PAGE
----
Have you gone into a Shell branded gas station and found the price on the sign was less than what the pump actually charged you? It happened to me a couple weeks ago and I was shocked when the pump was 10 cents higher in price than on the street sign.
Well, I was already at the pump and limited on time to get to the office. Thinking that I had a similar bad experience with the same Shell station, it made me think that Shell needed to make sure their station owner was not gouging people, doing a bait and switch routine or being less than professional in their management of the station.
First, I went to the Shell.com and looked for their contact information. There was a firstname.lastname@example.org email address, so I sent an email regarding my concern over the big price differential at the station and where it was located.
An automated response was immediate:
Thank you for contacting the Shell Solutions Center.
Your feedback is very important to us. Shell appreciates your business. Sincerely, The Shell Solutions Center
Two days later I received a follow up to my original email! They asked for all the information, the date, time and location. I fired off the information and got the immediate automated response.
The following day, I received a follow up that was an explanation of rising gas prices! Nothing at all related to the bait and switch I felt had happened by the station. And, from Shell Solutions Center, not even a person’s name who sent the email.
Since that made me feel like a school kid being told how gas prices go up, I fired off yet another email that basically said that they obviously weren’t addressing the station providing the wrong pricing on the street and gouging their customers when at the pump.
The response came back “Cash vs. Credit Apology.” What? This time the email was about the difference between Cash vs Credit which was not a part of the discussion at all. In addition, the email goes on to say, “As independent business people, Shell retailers are free to establish their own prices and policies. Shell’s relationship with its retailers extends only to the supply of Shell gasoline to the facilities and the right to display Shell’s trademarks at the facilities to promote the sale of Shell products.”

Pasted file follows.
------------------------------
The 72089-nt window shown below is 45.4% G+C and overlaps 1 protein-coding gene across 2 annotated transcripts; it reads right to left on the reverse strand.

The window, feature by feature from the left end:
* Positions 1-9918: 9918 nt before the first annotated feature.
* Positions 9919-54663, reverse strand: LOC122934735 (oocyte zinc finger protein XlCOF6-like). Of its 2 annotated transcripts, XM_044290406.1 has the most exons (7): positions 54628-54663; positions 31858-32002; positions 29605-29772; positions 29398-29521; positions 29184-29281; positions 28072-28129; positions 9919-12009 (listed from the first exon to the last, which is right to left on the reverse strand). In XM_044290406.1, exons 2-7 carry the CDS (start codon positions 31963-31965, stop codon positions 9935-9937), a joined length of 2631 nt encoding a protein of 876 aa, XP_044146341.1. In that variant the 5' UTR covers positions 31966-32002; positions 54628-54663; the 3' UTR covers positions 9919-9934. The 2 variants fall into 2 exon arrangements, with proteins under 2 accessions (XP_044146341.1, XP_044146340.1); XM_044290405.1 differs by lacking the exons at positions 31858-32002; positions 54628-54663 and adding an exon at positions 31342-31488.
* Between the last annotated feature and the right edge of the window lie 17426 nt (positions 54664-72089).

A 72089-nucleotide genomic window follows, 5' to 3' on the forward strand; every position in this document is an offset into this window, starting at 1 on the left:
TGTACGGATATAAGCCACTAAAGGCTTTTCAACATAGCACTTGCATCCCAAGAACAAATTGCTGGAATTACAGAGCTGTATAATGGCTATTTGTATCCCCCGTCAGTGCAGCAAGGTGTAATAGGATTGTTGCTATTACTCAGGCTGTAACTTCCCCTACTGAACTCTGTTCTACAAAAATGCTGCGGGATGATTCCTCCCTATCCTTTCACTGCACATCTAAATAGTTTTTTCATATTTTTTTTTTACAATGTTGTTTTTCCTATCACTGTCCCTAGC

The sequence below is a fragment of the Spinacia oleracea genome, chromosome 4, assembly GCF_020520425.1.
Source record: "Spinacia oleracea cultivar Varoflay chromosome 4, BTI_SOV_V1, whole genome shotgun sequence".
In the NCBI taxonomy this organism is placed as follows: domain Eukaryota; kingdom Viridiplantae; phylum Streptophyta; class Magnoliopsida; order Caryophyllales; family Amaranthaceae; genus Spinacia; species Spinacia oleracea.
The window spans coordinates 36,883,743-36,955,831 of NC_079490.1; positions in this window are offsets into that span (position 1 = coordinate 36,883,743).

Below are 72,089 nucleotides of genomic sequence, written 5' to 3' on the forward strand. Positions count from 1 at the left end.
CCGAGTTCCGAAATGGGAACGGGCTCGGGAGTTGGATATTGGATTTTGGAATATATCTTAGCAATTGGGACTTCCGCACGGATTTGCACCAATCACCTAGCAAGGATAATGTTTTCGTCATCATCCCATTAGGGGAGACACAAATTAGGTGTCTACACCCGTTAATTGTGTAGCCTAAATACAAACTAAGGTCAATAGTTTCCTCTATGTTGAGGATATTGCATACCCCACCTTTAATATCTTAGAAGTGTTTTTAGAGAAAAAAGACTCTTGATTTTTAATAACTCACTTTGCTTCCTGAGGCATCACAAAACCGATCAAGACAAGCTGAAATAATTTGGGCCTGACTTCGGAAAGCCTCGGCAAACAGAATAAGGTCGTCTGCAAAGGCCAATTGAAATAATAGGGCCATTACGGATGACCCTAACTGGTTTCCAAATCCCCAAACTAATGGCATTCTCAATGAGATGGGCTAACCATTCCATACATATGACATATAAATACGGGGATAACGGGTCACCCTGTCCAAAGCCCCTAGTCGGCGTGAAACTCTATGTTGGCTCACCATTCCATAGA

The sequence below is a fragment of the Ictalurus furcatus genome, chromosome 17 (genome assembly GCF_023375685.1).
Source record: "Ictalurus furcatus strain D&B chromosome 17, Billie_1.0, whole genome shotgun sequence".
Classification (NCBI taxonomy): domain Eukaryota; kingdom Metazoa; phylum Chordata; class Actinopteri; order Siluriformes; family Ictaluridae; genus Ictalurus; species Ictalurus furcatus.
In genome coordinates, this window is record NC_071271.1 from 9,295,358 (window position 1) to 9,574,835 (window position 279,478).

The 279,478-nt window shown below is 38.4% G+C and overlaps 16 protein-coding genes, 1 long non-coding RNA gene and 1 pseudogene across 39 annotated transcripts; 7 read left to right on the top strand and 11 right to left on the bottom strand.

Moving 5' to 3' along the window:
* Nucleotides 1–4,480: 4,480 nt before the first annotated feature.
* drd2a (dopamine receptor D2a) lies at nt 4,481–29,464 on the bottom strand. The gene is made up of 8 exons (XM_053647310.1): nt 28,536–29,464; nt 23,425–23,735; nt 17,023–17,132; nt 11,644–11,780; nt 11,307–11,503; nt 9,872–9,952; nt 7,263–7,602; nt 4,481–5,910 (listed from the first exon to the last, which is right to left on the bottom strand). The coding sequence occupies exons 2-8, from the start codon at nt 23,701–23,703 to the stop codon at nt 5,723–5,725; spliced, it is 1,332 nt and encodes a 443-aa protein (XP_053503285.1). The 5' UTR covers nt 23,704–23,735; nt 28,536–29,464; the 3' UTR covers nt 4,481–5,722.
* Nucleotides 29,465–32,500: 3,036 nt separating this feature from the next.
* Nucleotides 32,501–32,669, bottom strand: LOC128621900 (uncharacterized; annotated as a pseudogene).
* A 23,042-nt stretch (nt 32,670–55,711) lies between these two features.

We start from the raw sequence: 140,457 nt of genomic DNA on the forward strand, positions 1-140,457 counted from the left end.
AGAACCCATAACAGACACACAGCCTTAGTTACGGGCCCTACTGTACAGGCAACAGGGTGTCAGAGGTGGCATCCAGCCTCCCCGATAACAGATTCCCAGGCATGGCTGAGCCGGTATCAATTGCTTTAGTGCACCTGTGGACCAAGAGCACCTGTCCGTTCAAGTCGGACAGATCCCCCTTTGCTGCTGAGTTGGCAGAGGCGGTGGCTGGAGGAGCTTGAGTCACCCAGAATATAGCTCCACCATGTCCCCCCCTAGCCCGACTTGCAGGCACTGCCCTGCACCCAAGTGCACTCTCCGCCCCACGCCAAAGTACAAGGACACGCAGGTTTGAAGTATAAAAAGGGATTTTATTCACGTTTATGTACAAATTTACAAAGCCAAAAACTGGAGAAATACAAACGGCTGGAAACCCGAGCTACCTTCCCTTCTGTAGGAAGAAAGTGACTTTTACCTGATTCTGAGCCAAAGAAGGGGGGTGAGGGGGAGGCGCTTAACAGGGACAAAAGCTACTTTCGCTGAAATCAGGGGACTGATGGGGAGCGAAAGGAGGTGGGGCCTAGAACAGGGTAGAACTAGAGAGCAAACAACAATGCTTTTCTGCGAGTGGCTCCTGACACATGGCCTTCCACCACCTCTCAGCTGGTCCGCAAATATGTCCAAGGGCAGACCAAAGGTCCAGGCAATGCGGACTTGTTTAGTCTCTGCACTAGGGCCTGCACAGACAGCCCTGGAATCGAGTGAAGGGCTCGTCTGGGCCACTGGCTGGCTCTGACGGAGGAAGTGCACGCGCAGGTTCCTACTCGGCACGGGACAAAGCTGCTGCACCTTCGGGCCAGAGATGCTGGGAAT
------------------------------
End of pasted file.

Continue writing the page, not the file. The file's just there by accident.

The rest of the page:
While I understand that Shell, the branded company, cannot dictate pricing, the key was that now I will not stop at any Shell station for fear that those owners are going to gouge me. The brand integrity has been compromised for me.
What did I expect? As a customer that took the time to say that a station was not handling their sign and pricing correctly, a nice thank you and we have contacted the owners of that station and told them there was a problem. Maybe a coupon to go visit another Shell station to get me over the concern that the brand is not to be trusted?
What do you think of how your people, whether automated or in a contact center should be counseled to handle brand issues?